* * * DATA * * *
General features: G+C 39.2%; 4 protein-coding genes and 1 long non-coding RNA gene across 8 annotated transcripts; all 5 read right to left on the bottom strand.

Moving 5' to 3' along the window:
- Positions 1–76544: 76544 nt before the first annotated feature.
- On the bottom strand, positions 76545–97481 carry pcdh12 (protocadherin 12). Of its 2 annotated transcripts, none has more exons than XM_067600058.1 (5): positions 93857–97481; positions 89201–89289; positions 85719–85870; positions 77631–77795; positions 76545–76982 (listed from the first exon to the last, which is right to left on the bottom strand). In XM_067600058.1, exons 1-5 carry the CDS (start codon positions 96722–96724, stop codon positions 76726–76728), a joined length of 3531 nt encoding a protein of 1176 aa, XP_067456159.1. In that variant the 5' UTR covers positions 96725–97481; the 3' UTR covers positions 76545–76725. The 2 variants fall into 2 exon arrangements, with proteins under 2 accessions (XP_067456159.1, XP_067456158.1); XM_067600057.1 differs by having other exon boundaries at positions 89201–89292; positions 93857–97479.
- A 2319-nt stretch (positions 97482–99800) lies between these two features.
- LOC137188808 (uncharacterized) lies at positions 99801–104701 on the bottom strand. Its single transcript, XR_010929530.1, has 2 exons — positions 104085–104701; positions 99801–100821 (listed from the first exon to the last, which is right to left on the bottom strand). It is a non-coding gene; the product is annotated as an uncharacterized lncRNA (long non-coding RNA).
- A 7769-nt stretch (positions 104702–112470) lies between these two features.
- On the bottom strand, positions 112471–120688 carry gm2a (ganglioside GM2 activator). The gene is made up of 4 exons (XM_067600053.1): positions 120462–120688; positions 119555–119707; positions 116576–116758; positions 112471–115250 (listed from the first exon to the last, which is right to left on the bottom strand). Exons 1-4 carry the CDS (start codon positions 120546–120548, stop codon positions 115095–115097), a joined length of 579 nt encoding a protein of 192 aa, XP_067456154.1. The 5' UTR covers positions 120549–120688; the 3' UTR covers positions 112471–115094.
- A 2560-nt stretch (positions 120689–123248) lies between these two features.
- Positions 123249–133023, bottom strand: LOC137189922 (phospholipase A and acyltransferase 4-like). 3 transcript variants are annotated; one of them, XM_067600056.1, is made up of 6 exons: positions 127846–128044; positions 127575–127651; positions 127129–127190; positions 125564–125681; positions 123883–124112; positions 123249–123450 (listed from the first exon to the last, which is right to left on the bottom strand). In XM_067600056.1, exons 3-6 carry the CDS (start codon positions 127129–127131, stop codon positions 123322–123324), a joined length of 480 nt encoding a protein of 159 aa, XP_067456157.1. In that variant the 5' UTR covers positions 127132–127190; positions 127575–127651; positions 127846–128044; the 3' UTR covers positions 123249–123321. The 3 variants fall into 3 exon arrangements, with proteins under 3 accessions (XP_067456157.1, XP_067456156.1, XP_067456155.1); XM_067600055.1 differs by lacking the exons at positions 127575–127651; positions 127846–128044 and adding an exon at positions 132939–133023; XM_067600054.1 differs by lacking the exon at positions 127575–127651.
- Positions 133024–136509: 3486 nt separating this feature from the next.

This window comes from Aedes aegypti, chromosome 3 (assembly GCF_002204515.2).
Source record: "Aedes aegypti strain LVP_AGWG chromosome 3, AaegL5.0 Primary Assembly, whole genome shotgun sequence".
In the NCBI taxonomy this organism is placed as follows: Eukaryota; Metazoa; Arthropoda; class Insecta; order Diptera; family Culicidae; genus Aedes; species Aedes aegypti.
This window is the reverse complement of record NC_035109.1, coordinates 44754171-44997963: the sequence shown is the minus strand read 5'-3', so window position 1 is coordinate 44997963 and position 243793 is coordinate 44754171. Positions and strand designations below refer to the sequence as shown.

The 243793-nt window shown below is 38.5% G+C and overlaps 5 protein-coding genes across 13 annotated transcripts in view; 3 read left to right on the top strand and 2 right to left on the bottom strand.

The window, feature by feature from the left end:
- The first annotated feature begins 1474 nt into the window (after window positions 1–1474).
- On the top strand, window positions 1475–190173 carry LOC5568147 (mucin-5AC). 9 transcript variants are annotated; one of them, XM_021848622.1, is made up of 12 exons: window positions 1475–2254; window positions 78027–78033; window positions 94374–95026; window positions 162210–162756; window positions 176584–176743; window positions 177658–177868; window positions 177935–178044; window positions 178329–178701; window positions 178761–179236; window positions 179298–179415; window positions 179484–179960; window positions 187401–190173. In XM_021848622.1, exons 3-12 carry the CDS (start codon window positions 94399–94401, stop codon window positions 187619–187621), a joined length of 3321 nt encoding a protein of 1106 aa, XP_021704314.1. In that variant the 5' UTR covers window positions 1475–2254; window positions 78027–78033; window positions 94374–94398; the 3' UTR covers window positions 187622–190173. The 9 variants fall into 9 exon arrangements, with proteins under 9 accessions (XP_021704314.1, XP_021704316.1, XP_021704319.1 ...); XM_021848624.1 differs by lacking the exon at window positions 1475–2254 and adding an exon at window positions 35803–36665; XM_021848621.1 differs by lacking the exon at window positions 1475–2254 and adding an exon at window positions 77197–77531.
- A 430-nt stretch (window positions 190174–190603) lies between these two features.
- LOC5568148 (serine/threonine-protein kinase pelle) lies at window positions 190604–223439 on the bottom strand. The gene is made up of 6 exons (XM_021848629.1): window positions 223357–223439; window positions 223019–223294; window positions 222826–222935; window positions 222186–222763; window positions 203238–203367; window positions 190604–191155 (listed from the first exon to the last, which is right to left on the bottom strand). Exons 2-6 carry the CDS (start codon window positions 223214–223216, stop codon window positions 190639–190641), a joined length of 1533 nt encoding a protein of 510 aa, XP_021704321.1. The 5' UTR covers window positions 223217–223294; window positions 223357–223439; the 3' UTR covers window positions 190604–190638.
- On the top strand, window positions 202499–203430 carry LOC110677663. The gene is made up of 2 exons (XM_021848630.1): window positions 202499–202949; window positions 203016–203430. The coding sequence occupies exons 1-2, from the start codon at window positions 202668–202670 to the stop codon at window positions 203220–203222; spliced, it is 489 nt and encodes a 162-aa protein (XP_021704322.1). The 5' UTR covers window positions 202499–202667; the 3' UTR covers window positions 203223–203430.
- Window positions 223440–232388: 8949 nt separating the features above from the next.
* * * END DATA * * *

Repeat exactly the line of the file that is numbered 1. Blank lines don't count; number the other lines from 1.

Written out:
General features: G+C 39.2%; 4 protein-coding genes and 1 long non-coding RNA gene across 8 annotated transcripts; all 5 read right to left on the bottom strand.